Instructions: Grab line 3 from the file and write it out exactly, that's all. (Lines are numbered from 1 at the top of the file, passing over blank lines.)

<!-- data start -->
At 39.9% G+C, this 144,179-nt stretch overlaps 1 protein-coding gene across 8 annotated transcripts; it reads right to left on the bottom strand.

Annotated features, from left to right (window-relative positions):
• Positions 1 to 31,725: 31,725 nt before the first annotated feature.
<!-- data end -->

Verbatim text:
• Positions 1 to 31,725: 31,725 nt before the first annotated feature.